Mark Sheftic is on the U.S. PGA Cup team for the second straight competition, and the feeling is one of which he will never tire.
“It means just as much as the first time,” Sheftic, a teaching pro at Merion Golf Club who lives in Blue Bell, said Thursday before assembling with his teammates for the opening ceremonies at CordeValle in San Martin, Calif.
“Any time you get on this team, it’s hard to describe. I don’t care if you’re in it for the first time or the 10th time. Being here is as special as when we played in Scotland (in 2009). There’s no better feeling than representing your country with nine other guys and all the (PGA) officers and the assistant captains. It’s fun.”
Being played for the 25th time, the PGA Cup matches 10 club professionals each from the United States and from Britain and Ireland over three days of competition beginning Friday. The weekend is similar to that of the Ryder Cup, with matches featuring foursomes (alternate shot), four-ball (better ball) and singles.
Sheftic, 37, was part of the winning U.S. team in 2009 at Loch Lomond, Scotland. He is one of three players on the squad who have played in a prior PGA Cup, and has answered questions from first-time teammates about what the competition is like.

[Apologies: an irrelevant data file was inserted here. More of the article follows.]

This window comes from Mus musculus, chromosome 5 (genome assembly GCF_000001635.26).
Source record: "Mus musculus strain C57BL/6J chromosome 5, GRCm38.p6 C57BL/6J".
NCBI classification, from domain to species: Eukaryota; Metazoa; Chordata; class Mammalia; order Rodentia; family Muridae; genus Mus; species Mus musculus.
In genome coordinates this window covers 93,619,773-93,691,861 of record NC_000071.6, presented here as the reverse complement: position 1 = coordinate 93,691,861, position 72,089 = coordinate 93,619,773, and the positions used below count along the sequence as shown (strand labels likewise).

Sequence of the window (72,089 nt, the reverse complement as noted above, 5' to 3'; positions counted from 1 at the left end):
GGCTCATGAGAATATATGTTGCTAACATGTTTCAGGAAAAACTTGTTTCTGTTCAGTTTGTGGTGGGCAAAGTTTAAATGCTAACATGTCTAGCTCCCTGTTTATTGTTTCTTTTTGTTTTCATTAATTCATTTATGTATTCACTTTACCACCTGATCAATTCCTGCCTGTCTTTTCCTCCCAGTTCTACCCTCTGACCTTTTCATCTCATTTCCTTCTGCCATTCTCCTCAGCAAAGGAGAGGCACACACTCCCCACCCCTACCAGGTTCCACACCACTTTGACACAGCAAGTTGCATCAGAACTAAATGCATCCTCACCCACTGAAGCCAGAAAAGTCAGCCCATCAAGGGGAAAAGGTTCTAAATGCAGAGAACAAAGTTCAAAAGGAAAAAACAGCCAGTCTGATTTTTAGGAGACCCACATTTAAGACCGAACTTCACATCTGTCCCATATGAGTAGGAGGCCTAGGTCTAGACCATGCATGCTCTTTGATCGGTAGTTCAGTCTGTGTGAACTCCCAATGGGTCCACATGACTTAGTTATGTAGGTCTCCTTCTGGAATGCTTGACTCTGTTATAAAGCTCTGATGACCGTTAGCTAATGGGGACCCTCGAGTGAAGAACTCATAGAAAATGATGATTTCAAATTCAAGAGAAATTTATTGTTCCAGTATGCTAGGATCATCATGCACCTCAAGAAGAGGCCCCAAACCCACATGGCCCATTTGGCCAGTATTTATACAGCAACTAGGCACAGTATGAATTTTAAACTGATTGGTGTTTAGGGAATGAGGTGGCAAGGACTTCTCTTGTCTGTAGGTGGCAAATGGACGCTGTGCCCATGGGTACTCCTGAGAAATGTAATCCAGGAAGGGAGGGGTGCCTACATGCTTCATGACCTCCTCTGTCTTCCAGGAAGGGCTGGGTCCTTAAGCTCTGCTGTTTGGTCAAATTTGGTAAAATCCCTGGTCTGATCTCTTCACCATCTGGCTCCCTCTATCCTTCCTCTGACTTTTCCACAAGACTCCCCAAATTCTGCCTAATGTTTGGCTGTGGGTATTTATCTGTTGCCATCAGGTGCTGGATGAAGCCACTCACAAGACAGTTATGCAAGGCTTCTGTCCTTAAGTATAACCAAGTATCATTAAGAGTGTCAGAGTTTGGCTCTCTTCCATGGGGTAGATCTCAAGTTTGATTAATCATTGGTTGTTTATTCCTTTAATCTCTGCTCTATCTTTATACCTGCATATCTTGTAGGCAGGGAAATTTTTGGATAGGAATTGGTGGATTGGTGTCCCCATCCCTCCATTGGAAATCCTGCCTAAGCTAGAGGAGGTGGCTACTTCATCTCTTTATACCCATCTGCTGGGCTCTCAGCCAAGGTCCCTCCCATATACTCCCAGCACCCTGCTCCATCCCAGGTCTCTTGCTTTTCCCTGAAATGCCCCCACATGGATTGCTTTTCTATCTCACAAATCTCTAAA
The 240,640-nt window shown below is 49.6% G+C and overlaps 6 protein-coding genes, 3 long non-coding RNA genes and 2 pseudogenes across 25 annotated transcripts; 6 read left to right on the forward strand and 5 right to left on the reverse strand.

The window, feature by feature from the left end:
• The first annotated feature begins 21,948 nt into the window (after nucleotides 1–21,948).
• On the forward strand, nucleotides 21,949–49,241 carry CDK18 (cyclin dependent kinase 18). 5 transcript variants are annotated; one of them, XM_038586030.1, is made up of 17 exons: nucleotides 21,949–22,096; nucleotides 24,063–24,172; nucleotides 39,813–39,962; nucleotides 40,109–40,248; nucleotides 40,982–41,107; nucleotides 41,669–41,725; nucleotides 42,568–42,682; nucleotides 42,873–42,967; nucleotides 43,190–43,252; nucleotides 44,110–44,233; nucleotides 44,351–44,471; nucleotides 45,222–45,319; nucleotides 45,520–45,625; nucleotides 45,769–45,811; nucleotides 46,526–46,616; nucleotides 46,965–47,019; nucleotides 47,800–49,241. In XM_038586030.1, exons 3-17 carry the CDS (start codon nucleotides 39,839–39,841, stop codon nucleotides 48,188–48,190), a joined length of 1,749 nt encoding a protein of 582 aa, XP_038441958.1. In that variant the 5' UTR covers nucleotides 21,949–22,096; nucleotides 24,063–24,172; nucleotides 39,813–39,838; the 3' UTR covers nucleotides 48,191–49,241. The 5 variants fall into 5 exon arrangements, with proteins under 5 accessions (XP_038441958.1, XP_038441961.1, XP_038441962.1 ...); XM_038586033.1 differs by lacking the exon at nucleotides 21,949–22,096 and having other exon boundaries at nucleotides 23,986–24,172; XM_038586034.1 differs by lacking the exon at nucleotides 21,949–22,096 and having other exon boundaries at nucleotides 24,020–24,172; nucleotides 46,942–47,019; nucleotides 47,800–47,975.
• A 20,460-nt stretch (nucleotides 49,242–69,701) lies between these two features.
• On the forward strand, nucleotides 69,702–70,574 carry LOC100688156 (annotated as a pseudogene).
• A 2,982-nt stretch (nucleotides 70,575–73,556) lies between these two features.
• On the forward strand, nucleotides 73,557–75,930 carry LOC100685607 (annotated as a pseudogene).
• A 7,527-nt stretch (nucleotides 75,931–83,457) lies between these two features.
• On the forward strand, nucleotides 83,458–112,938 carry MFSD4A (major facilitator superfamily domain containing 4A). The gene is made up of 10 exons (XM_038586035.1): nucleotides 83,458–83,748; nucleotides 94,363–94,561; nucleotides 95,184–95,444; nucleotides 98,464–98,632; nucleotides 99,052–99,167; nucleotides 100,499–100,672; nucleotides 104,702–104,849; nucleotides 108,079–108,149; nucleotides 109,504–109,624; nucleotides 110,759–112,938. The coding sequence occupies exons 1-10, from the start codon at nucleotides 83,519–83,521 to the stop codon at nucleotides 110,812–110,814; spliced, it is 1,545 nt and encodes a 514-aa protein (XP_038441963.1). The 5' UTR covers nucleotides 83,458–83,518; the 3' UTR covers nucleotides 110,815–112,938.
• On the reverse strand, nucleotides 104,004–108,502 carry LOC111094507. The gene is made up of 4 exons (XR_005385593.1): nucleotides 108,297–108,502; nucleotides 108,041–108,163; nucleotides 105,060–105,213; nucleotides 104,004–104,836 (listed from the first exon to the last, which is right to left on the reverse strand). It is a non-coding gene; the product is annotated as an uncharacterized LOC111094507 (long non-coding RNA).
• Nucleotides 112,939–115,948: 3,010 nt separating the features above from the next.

As for the pressure of playing in a team match, Sheftic said there might be some early, particularly on the first tee, before the “competitive side takes over.”
“You’re also surrounded by a lot of other competitive people and you sort of feed off one another,” he said. “Once you get through those first couple of holes, you kind of forget about everything that’s going on and you’re back to playing golf. Once you kind of get out there in the heat of competition, those nerves kind of dwindle away.”
Sheftic said he didn’t get much chance to play and practice around the time of Hurricane Irene, a storm that closed Merion’s course. He had to reschedule lessons and wasn’t able to get much golf in.
But since arriving in California, he’s done nothing but play – nine holes Monday, 27 Tuesday and 18 Wednesday and Thursday.
“I wanted to stay off the range and be on the golf course, hitting a lot of shots,” he said. “You can’t play good by staying on the range. You’ve got to get on the golf course and get familiar with targets, get familiar with yardages, start trying to make some birdies. You cannot put a price on playing more. That’s kind of what I did, hitting shots on the course and getting myself ready.”
Sheftic said the course at CordeValle is hilly with big and fast greens, deep bunkers and a variety of challenging holes that require accurate tee shots.
“There are some long holes that are extremely demanding where you’ve got to get up there and hit a good tee shot,” he said. “There’s going to be some nerves on both sides. If you’re not nervous, you shouldn’t be here. There’s going to be some miscues but I think as the competition moves on, everybody on both teams is going to peak so it’ll get tougher as the weekend goes on.”